Quality of Life Comparison

COMPARED TO

If you lived in Tanzania instead of Faroe Islands, you would:

Health

live 16.9 years less


In Faroe Islands, the average life expectancy is 81 years (78 years for men, 84 years for women) as of 2020. In Tanzania, that number is 64 years (62 years for men, 66 years for women) as of 2020.

Economy

make 92.0% less money


Faroe Islands has a GDP per capita of $40,000 as of 2014, while in Tanzania, the GDP per capita is $3,200 as of 2017.

be 4.7 times more likely to be unemployed


In Faroe Islands, 2.2% of adults are unemployed as of 2017. In Tanzania, that number is 10.3% as of 2014.

be 2.3 times more likely to live below the poverty line


In Faroe Islands, 10.0% live below the poverty line as of 2015. In Tanzania, however, that number is 22.8% as of 2015.

Life

have 2.3 times more children


In Faroe Islands, there are approximately 14.9 babies per 1,000 people as of 2020. In Tanzania, there are 34.6 babies per 1,000 people as of 2020.

be 7.1 times more likely to die during infancy


In Faroe Islands, approximately 5.1 children die before they reach the age of one as of 2020. In Tanzania, on the other hand, 36.4 children do as of 2020.

Basic Needs

be 67.0% less likely to have access to electricity


In Faroe Islands, approximately 100% of the population has electricity access as of 2016. In Tanzania, 33% of the population do as of 2017.

be 74.4% less likely to have internet access


In Faroe Islands, approximately 97.6% of the population has internet access as of 2018. In Tanzania, about 25.0% do as of 2018.

be 31.1% less likely to have access to improved drinking water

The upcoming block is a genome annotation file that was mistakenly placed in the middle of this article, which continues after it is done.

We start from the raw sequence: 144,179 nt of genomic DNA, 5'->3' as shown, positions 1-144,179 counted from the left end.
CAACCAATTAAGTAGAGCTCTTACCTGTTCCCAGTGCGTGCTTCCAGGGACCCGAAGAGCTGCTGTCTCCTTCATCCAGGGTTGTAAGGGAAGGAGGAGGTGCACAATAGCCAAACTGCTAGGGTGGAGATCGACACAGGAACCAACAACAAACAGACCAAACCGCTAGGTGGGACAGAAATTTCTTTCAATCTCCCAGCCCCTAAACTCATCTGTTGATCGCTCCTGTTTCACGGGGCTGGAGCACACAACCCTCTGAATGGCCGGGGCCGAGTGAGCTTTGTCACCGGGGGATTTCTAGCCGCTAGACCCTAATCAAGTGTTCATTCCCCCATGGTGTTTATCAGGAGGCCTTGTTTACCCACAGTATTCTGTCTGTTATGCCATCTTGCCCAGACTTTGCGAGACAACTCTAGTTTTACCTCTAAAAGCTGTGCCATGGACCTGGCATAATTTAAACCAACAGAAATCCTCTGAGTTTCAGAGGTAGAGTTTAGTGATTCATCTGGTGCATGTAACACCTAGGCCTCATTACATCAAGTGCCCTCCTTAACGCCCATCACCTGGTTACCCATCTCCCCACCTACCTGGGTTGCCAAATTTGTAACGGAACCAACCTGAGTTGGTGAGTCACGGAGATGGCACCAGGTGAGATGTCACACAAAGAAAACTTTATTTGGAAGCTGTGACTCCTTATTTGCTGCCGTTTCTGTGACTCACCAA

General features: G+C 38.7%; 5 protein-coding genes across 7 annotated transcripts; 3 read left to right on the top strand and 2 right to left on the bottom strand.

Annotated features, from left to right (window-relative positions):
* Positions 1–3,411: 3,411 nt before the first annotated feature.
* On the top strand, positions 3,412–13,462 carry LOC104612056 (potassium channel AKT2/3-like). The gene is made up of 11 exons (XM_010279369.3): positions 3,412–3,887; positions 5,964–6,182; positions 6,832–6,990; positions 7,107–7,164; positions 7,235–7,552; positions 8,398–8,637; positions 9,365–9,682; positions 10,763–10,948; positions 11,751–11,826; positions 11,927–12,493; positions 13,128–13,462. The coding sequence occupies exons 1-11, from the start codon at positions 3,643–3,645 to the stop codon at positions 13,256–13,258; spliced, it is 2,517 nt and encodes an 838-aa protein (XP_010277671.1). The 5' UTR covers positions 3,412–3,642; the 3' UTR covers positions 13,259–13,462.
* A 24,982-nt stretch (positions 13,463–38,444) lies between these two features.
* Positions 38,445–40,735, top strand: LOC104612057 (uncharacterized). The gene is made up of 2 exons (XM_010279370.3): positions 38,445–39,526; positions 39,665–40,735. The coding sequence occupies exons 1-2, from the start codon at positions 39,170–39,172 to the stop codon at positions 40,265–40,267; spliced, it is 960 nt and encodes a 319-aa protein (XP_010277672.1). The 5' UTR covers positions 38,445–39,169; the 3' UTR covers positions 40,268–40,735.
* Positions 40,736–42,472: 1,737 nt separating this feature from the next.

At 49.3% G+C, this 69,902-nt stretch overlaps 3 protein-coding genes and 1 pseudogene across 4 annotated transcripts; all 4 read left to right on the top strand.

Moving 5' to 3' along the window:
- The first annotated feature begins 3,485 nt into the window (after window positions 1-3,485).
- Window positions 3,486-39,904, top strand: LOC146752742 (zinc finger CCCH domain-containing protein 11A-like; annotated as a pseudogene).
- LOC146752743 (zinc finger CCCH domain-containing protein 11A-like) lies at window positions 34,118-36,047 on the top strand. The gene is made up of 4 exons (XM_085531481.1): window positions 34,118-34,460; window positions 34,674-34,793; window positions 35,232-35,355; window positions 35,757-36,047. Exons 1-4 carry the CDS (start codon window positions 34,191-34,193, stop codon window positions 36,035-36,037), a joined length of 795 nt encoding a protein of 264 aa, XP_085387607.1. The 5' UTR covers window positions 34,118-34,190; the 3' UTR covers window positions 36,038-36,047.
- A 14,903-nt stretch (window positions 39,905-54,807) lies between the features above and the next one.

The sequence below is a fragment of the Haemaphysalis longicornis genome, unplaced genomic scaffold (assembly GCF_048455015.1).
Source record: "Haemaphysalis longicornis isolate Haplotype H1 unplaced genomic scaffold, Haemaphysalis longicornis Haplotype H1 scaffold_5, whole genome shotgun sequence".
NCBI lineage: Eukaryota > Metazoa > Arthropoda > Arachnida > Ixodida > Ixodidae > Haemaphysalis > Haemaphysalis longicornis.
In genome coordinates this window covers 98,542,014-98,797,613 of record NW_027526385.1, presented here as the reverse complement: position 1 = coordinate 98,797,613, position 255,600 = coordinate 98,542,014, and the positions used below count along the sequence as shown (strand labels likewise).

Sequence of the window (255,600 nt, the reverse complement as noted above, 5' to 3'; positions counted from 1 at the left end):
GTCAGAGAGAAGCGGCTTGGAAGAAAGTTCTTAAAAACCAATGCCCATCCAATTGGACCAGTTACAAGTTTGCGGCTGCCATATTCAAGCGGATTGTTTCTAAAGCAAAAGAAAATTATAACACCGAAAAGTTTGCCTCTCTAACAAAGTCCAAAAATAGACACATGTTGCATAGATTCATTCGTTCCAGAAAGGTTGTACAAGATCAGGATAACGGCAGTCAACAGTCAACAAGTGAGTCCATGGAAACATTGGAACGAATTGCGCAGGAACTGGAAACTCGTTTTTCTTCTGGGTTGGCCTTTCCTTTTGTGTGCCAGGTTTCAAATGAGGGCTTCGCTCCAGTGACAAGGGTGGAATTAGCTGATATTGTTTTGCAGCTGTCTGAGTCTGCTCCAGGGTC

In Faroe Islands, approximately 99% of people have improved drinking water access as of 2017. In Tanzania, 68% of people do as of 2017.

Geography

see 27.5% more coastline


Faroe Islands has a total of 1,117 km of coastline. In Tanzania, that number is 1,424 km.

Tanzania: At a glance

Tanzania is a sovereign country in Africa, with a total land area of approximately 885,800 sq km. Shortly after achieving independence from Britain in the early 1960s, Tanganyika and Zanzibar merged to form the nation of Tanzania in 1964. One-party rule ended in 1995 with the first democratic elections held in the country since the 1970s. Zanzibar's semi-autonomous status and popular opposition led to two contentious elections since 1995, which the ruling party won despite international observers' claims of voting irregularities. The formation of a government of national unity between Zanzibar's two leading parties succeeded in minimizing electoral tension in 2010.

How big is Tanzania compared to Faroe Islands? See an in-depth size comparison.


The statistics on this page were calculated using the following data sources: The World Factbook.

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